By Marvin Druger and Victoria Bartling
You may have read my article “On Meeting a New Companion” in the October-November 2020 issue of 55 Plus magazine. Wagner Dotto, editor and publisher of 55 Plus magazine liked this article and he wrote to me, “Fun to read it Marvin. Loved reading your latest article. Victoria should have gone on to explain more. She stops right there at the end of the second date. We want to find out more…” Also, “It would be great to have a follow-up article. I enjoyed reading the first installment.”
So, Victoria and I decided to write another article that describes our relationship since we first met at Wegman’s in Dewitt about six years ago. Hopefully, this article will cause you to reflect on your own relationships and life experiences.
When my daughter found out that I was 20 years older than Victoria, she exclaimed, “Dad, she’s after your money.” I told Victoria, “My daughter says that you are after my money.” Victoria quickly responded, “I am!” More recently, I said to Victoria, “My daughter still thinks that you are after my money.” Victoria responded, “You’re not worth it!”
In the past six years, Victoria and I have traveled together and shared many adventures. We have enjoyed trips to a dude ranch out west; the Grand Canyon; river cruises in France, Italy and Germany; Quebec City; Montreal; Canadian Rockies; and have explored local destinations such as Ithaca; Niagara Falls; Albany; New York City; Cooperstown; and Lima (the foundation for Syracuse University).
In our six years together, Victoria and I have had only eight arguments. I used to have at least eight arguments a week with my dear, deceased wife, Pat, most of which were trivial. Pat and I finally decided to have silent arguments. I knew what bothered Pat and she knew what annoyed me. Knowing that these arguments would not lead to a divorce, we finally decided to have “silent arguments.” When a disagreement arose, we would just be quiet, and the angry feelings would disappear very soon.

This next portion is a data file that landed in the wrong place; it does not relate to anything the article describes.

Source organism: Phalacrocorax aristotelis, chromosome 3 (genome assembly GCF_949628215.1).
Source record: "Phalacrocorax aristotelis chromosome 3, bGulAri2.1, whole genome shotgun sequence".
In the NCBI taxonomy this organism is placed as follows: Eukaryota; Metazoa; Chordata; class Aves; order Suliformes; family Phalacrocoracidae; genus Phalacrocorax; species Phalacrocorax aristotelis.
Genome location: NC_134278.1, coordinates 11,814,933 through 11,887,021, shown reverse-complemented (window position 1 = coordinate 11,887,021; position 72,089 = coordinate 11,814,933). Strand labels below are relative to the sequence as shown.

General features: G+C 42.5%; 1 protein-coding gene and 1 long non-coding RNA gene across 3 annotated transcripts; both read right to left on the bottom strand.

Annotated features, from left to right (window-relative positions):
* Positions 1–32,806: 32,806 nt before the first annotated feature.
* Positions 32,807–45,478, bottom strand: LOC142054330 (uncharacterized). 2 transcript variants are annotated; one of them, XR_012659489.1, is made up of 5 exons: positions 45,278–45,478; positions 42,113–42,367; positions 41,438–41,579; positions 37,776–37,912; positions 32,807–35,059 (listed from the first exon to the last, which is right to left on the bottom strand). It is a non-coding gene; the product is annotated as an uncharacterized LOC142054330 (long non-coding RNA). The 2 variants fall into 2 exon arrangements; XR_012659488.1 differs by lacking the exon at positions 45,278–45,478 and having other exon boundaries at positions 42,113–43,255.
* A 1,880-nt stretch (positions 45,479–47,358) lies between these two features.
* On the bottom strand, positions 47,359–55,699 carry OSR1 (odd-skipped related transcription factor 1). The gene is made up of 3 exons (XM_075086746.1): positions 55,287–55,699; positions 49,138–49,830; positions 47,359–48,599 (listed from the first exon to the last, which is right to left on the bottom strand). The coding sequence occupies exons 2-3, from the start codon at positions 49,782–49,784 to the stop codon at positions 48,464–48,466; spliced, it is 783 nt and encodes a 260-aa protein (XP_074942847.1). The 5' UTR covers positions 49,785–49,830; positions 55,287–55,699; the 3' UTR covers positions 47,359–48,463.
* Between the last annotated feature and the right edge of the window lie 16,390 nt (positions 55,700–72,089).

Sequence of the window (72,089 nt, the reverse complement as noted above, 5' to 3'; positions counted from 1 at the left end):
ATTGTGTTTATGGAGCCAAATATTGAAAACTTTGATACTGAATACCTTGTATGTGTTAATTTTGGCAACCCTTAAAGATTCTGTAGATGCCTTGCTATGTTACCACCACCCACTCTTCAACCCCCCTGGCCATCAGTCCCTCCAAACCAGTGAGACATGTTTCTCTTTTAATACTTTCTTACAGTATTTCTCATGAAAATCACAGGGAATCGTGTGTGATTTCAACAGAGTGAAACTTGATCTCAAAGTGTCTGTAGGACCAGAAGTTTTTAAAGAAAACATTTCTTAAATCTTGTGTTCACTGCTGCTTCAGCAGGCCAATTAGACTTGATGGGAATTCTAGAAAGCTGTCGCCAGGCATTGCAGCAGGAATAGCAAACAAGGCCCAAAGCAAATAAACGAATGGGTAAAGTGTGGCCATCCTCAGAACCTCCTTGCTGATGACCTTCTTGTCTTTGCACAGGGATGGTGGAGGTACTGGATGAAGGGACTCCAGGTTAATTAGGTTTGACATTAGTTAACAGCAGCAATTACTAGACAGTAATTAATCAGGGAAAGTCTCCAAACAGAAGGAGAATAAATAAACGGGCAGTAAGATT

Most of my disputes with Victoria came from my excessive talking when I would say something stupid or offensive. I learned that, once words leave your mouth, you can’t take them back again. I convinced Victoria that I would never knowingly say something that would hurt her feelings. I learned that words should come from your brain and not from your mouth.
I’ll mention one of our memorable disputes. We were traveling on a ferry in Venice. I insisted that we had to get off at a particular stop. Victoria disagreed and became annoyed at my self-righteousness. She stormed out of the cabin into a raging storm outside and sat there in the fierce wind and rain. I went outside to try to calm her down. She remarked, “I like it better out here!” It turned out that I was right about the stop that we should get off at.
Victoria and I have different perspectives, and she recalls things that I barely remember. Here are some of her thoughts about our six years of our relationship.
At the conclusion of our last article I wrote, “what am I going to do with this guy?”
I found Marv to be smart, funny, good looking and kind — but quirky. What kind of a person, in a grocery line at Wegman’s, raises his arms high and announces that he is a famous professor?
After I had confirmation that he was a famous professor and had had lunch with him, I was still intrigued, and wanted to get to know him a little better … but slowly. You see, I had a committee of three family members who had appointed themselves to oversee my major decisions. Left to my own devices I could jump into things out of curiosity or a sense of adventure, only to regret my decision later and have to crawl out of it. I met with the committee and they allowed me to continue to date Marv, but no more than once a week. Period. End of discussion.
Our next date was having lunch at Wegman’s food court in DeWitt, the place of our first meeting. Marv had arrived early and had purchased a plant for the table. I don’t remember any particular details about the lunch except that he was still funny, sparkling, smart and quirky.
I mentioned that I had a subscription to the Friends of Chamber Music and that I would be attending a concert on Saturday, but that he could not attend with me as we had used up our one date a week allotment. When I arrived for the concert, I took a seat near the end of the row, and wouldn’t you know Marv showed up and sat next to me. He sat like a stone, did not look at me or speak to me the entire time — his way of spending time with me without breaking the rules.